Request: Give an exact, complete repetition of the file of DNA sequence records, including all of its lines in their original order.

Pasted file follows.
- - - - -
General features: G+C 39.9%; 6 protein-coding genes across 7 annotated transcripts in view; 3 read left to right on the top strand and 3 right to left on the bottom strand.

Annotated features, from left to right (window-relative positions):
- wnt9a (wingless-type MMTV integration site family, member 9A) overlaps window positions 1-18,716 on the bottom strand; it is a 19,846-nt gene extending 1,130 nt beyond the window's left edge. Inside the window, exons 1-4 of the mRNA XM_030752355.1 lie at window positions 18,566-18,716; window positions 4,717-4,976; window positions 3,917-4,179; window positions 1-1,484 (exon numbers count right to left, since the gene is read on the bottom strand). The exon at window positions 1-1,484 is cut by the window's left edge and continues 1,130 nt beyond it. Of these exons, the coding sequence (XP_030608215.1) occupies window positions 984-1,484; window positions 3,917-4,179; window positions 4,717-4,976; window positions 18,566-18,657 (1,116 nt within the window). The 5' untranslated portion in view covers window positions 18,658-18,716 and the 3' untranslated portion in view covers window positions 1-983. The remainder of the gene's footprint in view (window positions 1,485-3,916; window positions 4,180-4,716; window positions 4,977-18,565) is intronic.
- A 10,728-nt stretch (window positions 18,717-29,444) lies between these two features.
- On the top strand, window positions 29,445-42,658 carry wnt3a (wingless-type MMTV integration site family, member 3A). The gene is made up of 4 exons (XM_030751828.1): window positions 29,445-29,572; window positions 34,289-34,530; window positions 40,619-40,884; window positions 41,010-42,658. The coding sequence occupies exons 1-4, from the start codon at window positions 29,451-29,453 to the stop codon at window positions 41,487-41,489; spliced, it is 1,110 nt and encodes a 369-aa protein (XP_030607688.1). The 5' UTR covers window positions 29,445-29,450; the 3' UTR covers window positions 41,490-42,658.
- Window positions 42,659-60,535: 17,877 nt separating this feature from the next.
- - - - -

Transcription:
General features: G+C 39.9%; 6 protein-coding genes across 7 annotated transcripts in view; 3 read left to right on the top strand and 3 right to left on the bottom strand.

Annotated features, from left to right (window-relative positions):
- wnt9a (wingless-type MMTV integration site family, member 9A) overlaps window positions 1-18,716 on the bottom strand; it is a 19,846-nt gene extending 1,130 nt beyond the window's left edge. Inside the window, exons 1-4 of the mRNA XM_030752355.1 lie at window positions 18,566-18,716; window positions 4,717-4,976; window positions 3,917-4,179; window positions 1-1,484 (exon numbers count right to left, since the gene is read on the bottom strand). The exon at window positions 1-1,484 is cut by the window's left edge and continues 1,130 nt beyond it. Of these exons, the coding sequence (XP_030608215.1) occupies window positions 984-1,484; window positions 3,917-4,179; window positions 4,717-4,976; window positions 18,566-18,657 (1,116 nt within the window). The 5' untranslated portion in view covers window positions 18,658-18,716 and the 3' untranslated portion in view covers window positions 1-983. The remainder of the gene's footprint in view (window positions 1,485-3,916; window positions 4,180-4,716; window positions 4,977-18,565) is intronic.
- A 10,728-nt stretch (window positions 18,717-29,444) lies between these two features.
- On the top strand, window positions 29,445-42,658 carry wnt3a (wingless-type MMTV integration site family, member 3A). The gene is made up of 4 exons (XM_030751828.1): window positions 29,445-29,572; window positions 34,289-34,530; window positions 40,619-40,884; window positions 41,010-42,658. The coding sequence occupies exons 1-4, from the start codon at window positions 29,451-29,453 to the stop codon at window positions 41,487-41,489; spliced, it is 1,110 nt and encodes a 369-aa protein (XP_030607688.1). The 5' UTR covers window positions 29,445-29,450; the 3' UTR covers window positions 41,490-42,658.
- Window positions 42,659-60,535: 17,877 nt separating this feature from the next.